May 24 - Rights group Amnesty International releases their annual report, saying that world leaders have failed to take a clear stand on issues like Syria. Sarah Sheffer reports.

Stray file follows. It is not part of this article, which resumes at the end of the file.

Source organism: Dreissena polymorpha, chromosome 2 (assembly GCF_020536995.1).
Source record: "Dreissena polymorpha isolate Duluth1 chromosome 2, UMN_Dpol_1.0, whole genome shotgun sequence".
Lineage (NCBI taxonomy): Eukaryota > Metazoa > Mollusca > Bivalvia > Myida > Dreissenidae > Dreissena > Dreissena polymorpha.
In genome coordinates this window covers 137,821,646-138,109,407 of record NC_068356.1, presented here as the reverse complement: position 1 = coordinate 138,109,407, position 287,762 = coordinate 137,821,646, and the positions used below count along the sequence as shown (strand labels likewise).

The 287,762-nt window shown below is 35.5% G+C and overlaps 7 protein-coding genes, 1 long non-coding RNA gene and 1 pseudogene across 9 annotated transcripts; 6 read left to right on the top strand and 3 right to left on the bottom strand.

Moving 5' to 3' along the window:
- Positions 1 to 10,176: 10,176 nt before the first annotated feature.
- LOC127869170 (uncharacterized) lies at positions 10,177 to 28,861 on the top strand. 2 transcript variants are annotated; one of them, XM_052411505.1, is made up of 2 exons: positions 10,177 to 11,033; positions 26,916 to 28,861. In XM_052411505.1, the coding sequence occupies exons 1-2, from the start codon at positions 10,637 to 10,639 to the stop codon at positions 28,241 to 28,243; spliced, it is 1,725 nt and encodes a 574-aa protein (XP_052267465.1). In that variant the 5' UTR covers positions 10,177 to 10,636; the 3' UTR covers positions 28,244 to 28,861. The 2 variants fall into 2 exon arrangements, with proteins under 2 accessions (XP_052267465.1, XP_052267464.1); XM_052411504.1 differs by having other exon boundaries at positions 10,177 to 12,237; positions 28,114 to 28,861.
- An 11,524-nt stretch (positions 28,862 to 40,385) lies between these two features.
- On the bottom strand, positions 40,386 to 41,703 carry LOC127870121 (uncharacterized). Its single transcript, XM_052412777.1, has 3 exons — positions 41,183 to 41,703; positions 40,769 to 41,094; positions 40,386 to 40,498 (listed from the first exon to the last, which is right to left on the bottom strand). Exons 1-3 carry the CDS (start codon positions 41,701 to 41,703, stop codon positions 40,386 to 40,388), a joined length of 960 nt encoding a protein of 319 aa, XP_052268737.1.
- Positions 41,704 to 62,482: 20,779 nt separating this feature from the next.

Egyptian voters queue up to vote for President. Their first free election since the ousting of Hosni Mubarak. It is no longer business as usual for tyranny and injustice, says rights group Amnesty International in the launch of their 2011 annual report. Salil Shetty, Secretary General of Amnesty, said 2011 was a year filled with the demands of ordinary people for justice and dignity. But he said it was also a year of failed leadership by world powers. (SOUNDBITE) (English) SECRETARY GENERAL OF AMNESTY INTERNATIONAL SALIL SHETTY, SAYING: "How many thousands of lives had to be sacrificed in Syria before the Security Council could come up with ultimately what was a very feeble resolution putting a very small number of military observers inside Syria?" Amnesty said the failure of world powers was evidence that the U.N.'s security council is inhibited by vested interests. (SOUNDBITE) (English) SECRETARY GENERAL OF AMNESTY INTERNATIONAL SALIL SHETTY, SAYING: "These permanent five members are meant to represent all the member states but actually, they are pretty much representing themselves so we have a real problem in the way in which the Council is behaving..." Violence in Syria -- according to social media video, which Reuters can't fully verify due to Syrian restrictions. Permanent security council members Russia and China have shielded Syrian President Bashar al-Assad from tough sanctions. Russia -- a key arms supplier to Syria -- worries about regional stability should Assad fall. However, elsewhere, Shetty is less pessimistic. (SOUNDBITE) (English) SECRETARY GENERAL OF AMNESTY INTERNATIONAL SALIL SHETTY, SAYING: "Amazing things have happened. So I think we could be cynical but - it's just that we have a new reality. Millions of people are standing up, demanding their rights, there is much more transparency, there is no place to hide - with technology, with the media, so - I don't think we are in the same space we were," The rights group also said tough austerity measures in Europe should not relieve states of their responsibilities. Sarah Sheffer, Reuters